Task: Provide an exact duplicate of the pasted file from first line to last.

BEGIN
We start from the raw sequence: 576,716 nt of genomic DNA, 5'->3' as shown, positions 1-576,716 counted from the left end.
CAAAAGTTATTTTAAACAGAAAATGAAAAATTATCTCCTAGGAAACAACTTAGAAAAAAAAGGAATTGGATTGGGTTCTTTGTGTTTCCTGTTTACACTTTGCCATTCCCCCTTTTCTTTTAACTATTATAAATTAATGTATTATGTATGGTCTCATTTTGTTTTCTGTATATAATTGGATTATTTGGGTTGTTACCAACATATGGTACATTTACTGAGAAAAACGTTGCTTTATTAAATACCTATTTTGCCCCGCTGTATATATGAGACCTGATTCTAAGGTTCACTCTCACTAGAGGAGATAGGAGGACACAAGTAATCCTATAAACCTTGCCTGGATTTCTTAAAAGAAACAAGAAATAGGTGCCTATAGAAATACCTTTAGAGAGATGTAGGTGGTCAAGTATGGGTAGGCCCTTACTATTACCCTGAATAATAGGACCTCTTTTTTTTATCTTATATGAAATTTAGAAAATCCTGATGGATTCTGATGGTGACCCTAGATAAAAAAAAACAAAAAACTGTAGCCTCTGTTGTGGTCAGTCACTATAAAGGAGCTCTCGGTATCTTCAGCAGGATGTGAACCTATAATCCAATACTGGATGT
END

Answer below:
We start from the raw sequence: 576,716 nt of genomic DNA, 5'->3' as shown, positions 1-576,716 counted from the left end.
CAAAAGTTATTTTAAACAGAAAATGAAAAATTATCTCCTAGGAAACAACTTAGAAAAAAAAGGAATTGGATTGGGTTCTTTGTGTTTCCTGTTTACACTTTGCCATTCCCCCTTTTCTTTTAACTATTATAAATTAATGTATTATGTATGGTCTCATTTTGTTTTCTGTATATAATTGGATTATTTGGGTTGTTACCAACATATGGTACATTTACTGAGAAAAACGTTGCTTTATTAAATACCTATTTTGCCCCGCTGTATATATGAGACCTGATTCTAAGGTTCACTCTCACTAGAGGAGATAGGAGGACACAAGTAATCCTATAAACCTTGCCTGGATTTCTTAAAAGAAACAAGAAATAGGTGCCTATAGAAATACCTTTAGAGAGATGTAGGTGGTCAAGTATGGGTAGGCCCTTACTATTACCCTGAATAATAGGACCTCTTTTTTTTATCTTATATGAAATTTAGAAAATCCTGATGGATTCTGATGGTGACCCTAGATAAAAAAAAACAAAAAACTGTAGCCTCTGTTGTGGTCAGTCACTATAAAGGAGCTCTCGGTATCTTCAGCAGGATGTGAACCTATAATCCAATACTGGATGT